John Knapp House Application Returns to P&Z


Screen Shot 2014-11-12 at 10.57.24 PMUntil recently there were two single family houses located at 5 Brynwood Lane, which also goes by the address 272 Round Hill Road.

One of the houses is the John Knapp House c 1760, which still stands. The other, which was on file in the assessor’s office Wednesday morning indicated a 2,180 sq ft single-family Colonial constructed in 1930 with seven rooms, two full baths, a half bath and four bedrooms plus two adjacent garages. Permits were in order and, as of Wednesday afternoon both the 1930s house and garages were gone. A water heater and cans of rusted paint sat at the edge of the dirt.

The Thursday, Nov. 13, the Planning and Zoning commission meeting agenda includes the application of the Sherer Family LTD Partnership and the Kaali-Nagy Company to “demolish two existing dwellings” and construct  a new 11,000 sq ft, seven bedroom house at 5 Brynwood, aka 272 Round Hill Rd.

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The application is the third item on the agenda for the public hearing portion of the meeting that begins at 7:15pm.

At the Sept. 26 Planning and Zoning meeting, the applicants were represented by attorney Tom Heagney, who, in his comments focused strictly on today’s regulations. He said the proposed 7 bedroom house meets setback regulations, adding, “We are only 40 ft high, whereas 47.5 ft are permitted. We are 2-1/2 stories,whereas 3-1/2 stories are permitted.”

Greenwich Historical Society’s produced a short history of the John Knapp house when its owner was Mrs. Albert Sherer. The report is dated December 1989, researched by Nils Kerschus.

The title search chronicles the history of the property back to 1758 when Nathaniel Finch sold the 30 acres (adjacent to property owned by Theophilus Peck to the South) to John Knapp for “50 pounds New York money.”

The next owner of the house was John Knapp’s stepson, Samuel Close (1783-1878) who was Town Clerk all during the 1830s. In 1836 Elias Peck purchased the home from Abraham Reynolds for $1,625 with house, barn, and one half saw mill. From 1836 until 1923 the house was passed along among members of the Peck family. In 1923 it was sold from Pecksland Corporation to Jeannette Foster.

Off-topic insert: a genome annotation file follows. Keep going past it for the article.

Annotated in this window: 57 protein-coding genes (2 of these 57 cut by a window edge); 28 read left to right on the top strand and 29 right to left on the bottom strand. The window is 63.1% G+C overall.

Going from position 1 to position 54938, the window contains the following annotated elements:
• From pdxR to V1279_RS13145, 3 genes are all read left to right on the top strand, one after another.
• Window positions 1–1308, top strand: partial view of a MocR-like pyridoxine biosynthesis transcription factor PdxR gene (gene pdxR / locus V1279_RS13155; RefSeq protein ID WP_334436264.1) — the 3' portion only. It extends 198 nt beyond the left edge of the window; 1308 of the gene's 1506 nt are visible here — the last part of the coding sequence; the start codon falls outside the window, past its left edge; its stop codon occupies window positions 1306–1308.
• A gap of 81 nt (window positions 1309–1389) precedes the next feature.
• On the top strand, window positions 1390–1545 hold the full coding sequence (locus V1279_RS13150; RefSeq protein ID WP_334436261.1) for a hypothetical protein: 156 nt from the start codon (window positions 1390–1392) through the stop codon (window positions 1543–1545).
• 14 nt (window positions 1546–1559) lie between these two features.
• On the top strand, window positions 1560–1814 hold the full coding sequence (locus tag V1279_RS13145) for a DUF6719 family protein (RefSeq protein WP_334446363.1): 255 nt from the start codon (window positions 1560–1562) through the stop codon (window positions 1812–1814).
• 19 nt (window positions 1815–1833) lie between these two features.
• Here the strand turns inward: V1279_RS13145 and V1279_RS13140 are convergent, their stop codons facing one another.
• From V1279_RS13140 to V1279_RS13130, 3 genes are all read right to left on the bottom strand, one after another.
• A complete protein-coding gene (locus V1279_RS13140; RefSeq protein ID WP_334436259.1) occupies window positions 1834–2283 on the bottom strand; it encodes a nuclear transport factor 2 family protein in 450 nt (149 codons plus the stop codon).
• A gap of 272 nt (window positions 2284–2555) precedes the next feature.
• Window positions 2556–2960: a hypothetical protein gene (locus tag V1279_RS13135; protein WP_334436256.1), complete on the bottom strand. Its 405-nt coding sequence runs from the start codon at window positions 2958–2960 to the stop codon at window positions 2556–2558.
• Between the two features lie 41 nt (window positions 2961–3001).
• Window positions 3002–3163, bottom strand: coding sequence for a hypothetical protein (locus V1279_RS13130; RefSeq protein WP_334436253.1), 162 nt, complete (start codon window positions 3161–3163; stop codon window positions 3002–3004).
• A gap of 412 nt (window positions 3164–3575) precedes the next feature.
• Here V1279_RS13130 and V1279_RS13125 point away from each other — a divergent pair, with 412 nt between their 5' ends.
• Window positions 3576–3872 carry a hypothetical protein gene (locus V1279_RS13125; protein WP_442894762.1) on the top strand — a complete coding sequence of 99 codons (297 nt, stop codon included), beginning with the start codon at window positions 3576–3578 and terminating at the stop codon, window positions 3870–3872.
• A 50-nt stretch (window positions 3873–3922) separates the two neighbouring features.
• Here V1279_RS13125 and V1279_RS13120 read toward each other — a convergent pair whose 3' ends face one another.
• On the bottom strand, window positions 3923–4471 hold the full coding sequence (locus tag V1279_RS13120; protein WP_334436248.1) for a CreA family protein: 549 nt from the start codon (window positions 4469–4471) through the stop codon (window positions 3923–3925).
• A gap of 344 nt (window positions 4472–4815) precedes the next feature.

In 1968 Albert W Sherer purchased the property from Alice McCutcheon Scudder.

corner of knapp house by round hillThe report describes the house as measuring  “an impressive ten bays in length,” with the three three bays closest to Round Hill Rd constituting the original house.

landmark plaqueAccording to the Greenwich Historical Society, the remaining seven bays were fashioned from a barn moved from another location in the 1920s, though seams at the transition are smooth and both windows and siding of original and addition are consistent. “Only a slight bump in the roof shows the junction between the two sections,” said the Historical Society report.

Screen Shot 2014-10-14 at 3.38.27 PMThe main distinction between the original and later sections are the entrances with that of the original section featuring a paneled front door and narrow side lights enclosed by a molded “slightly ‘earred’ frame.

The report describe the shed roofed entrance hood and decorative pendant at each overhanging corner as a distinctive element, though there is also a similar hood over the basement door, generally indicating Dutch influence. The side porch close to Round Hill Rd likely dates to the late 19th century, according to the Historical Society.

osnos stonewall along round hill : brynwood sign

Related Stories:

Demolition Reprieve for John Knapp House, circa 1760

What’s Next for the Wrecking Ball? DEMOLITION Sign Posted at John Knapp House c 1760

P&Z Commissioners on Demolition of John Knapp House, c 1760: Loss of Greenwich History vs ‘Not so Pretty’


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